The Legal Corner by Sam A. Moak: Local Assistance for Veterans

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The information in this column is not intended as legal advice but to provide a general understanding of the law. Any readers with a legal problem, including those whose questions are addressed here, should consult an attorney for advice on their particular circumstances.

When assisting my clients with their estate planning or transferring their loved one’s assets after death, I am occasionally asked about surviving spouses veterans benefits. We have a wonderful gentleman here in Walker County that helps families with VA benefits, Robert “Bob” Kane, Jr., County Veterans Services Officer. Mr. Kane provided me with information for this column and I would like to thank him for not only for his service to our country, but his contnued service to veterans.

The role of the County Veterans Services Officer (CVSO) is very complex as they are advocates in fighting for the benefits of our veterans and the surviving spouse. They help the veterans or surviving spouses navigate through the labyrinth of paperwork and forms that are required by the Department of Veterans Affairs (VA) for health benefits, VA pensions or surviving spouse benefits.

Today’s column states just a few examples of the issues that can arise in cotenancy. Therefore, if you find yourself in a cotenancy relationship that is not working out, then you should consult an attorney for assistance.

There are several organizations who have Veterans Services Officers (VSO) such as the Disabled American Veterans, Veterans of Foreign Wars, The American Legion, the Elks Lodge and other community organizations may have a VSO appointed or a member will volunteer to fill the position.

The CVSOs and the VSOs once appointed are required to go through training with the VA and either their state’s Veterans Commission or their organization’s VSO program to be accredited by the VA and their organization to do the work of helping the Veterans or surviving spouses with their cases for benefits. They are required to complete annual training to maintain their accreditation with VA and the organization they represent.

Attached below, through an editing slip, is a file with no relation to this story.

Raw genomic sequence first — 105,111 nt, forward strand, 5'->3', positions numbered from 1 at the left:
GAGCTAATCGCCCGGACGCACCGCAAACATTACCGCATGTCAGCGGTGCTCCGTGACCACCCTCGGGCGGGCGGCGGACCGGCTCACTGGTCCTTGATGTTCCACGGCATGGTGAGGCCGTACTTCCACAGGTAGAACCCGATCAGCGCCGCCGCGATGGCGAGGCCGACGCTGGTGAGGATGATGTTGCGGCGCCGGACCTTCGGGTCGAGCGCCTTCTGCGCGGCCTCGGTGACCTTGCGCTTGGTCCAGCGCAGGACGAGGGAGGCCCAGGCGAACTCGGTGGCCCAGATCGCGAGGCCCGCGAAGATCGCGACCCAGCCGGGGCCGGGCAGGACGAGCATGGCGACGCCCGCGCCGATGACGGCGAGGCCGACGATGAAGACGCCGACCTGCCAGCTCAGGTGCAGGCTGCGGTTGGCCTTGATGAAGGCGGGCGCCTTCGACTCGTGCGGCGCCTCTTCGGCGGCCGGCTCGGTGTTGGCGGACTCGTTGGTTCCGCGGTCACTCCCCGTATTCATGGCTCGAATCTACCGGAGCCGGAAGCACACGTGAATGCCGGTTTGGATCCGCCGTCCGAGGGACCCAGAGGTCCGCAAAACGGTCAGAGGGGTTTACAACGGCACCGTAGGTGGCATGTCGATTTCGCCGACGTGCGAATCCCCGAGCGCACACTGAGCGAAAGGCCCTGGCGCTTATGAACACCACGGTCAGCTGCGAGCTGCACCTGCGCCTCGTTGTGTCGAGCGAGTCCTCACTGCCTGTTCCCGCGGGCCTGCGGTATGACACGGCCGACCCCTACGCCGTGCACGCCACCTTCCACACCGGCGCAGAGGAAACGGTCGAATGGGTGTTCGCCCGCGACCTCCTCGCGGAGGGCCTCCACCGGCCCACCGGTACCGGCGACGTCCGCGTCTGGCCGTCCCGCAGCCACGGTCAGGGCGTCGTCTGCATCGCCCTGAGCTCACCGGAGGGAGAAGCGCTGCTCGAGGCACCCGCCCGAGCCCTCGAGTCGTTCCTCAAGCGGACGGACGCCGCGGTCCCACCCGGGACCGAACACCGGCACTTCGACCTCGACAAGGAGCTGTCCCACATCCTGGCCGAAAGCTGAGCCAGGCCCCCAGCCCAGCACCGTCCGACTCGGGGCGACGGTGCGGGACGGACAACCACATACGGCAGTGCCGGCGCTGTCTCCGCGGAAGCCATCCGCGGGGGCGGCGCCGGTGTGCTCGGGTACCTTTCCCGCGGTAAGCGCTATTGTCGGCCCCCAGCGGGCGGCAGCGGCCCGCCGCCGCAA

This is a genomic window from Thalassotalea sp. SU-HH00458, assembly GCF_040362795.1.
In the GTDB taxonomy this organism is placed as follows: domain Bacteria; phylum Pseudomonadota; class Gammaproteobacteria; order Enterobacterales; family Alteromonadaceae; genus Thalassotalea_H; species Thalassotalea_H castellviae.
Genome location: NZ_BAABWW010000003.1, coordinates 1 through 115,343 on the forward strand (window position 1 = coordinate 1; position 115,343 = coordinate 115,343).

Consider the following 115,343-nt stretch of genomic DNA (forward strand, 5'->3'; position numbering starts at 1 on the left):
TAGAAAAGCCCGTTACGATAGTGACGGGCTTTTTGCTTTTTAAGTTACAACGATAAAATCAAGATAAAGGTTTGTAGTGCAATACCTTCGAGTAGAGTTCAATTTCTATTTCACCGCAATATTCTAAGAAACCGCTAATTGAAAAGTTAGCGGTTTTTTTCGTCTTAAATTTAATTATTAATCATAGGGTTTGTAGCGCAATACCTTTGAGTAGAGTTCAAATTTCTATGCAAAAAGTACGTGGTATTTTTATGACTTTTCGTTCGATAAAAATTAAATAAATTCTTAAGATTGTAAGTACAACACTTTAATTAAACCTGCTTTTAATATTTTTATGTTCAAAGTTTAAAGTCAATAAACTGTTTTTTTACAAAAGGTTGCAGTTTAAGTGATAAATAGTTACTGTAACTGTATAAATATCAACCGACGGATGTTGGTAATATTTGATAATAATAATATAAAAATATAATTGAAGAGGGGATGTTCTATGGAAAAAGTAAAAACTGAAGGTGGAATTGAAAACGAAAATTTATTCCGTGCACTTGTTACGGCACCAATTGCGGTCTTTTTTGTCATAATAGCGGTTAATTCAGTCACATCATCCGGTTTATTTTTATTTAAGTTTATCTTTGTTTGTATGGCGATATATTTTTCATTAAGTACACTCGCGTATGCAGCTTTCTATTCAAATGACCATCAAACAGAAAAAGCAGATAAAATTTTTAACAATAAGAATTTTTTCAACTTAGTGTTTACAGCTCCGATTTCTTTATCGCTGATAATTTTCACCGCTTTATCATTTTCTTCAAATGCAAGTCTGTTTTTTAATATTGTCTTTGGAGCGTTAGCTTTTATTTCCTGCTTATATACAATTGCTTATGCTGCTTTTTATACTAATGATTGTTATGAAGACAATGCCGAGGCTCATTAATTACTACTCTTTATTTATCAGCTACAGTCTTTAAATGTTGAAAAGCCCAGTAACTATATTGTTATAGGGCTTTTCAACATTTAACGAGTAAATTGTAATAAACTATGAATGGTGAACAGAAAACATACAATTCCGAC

A Veteran who has gone through the VA and is getting 100% disability compensation for their service-connected disabilities also receives additional funds for their dependents, however when the veteran dies those benefits automatically stop. This can cause a financial burden on the surviving spouse but there is a surviving spouse benefit they can apply for.

There are 2 programs, Dependency and Indemnity Compensation (DIC) and Survivors Pension. Dependency and Indemnity Compensation (DIC) – If you’re the surviving spouse, child, or parent of a service member who died in the line of duty, or the survivor of a Veteran who died from a service- related injury or illness, you may be able to get a tax-free monetary benefit called VA Dependency and Indemnity Compensation. VA Survivors Pension – AVA Survivors Pension offers monthly payments to qualified surviving spouses and unmarried dependent children of wartime Veterans who meet certain income and net worth limits set by Congress. Source for this information is the VA.GOV.

Both of these programs have eligibility requirements and specific evidence is required to be submitted to the VA. Your CVSO or VSO is there to assist you in this process and file your claim for you.

Walker County’s Veterans Services Officer is Bob Kane, a 21 year retired Navy Veteran who is accredited through the VA and the Texas Veterans Commission. His office hours are Tuesday, Wednesday and Thursday fromin 8:oo AM to 4:00 PM. He is located at 340 Highway 75 North, Huntsville, TX 77320. His phone number is (936) 435-2474. His email address is

To assist Mr. Kane or any VSO, there is specific documentation that would be required for your claim. 1) Marriage license, 2) Death certificate, and a 3) copy of the DD-214. Addtionally, the current marketable value of property and if there is any information on the Gross Annual Income (retirement, pension, VA compensation, Social Security benefits) broken down by the Veteran and spouse separately. This information is used to show the income lost with the death of the Veteran. Additionally, information on stocks, bonds, or annuities owned by the Veteran that might be transferred to the surviving spouse. Funeral expenses, whether prepaid or recently incurred. Most spouses do not know that funeral expenses may be defrayed by the VA and the Veteran may also be eligible for Military Honors at the funeral. If the Veteran was a Native American, then internment may take place at a Tribal Cemetary at no cost.

I hope this information helps those Veterans who served our country and protected our freedoms. There are many individuals who claim to be Veterans or participate in scams, so be careful who you deal with. Having a local individual you can sit down with like Mr. Kane is a great asset.

Sam A. Moak is an attorney with the Huntsville law firm of Moak & Moak, P.C. He is licensed to practice in all fields of law by the Supreme Court of Texas, is a Member of the State Bar College, and is a member of the Real Estate, Probate and Trust Law Section of the State Bar of Texas.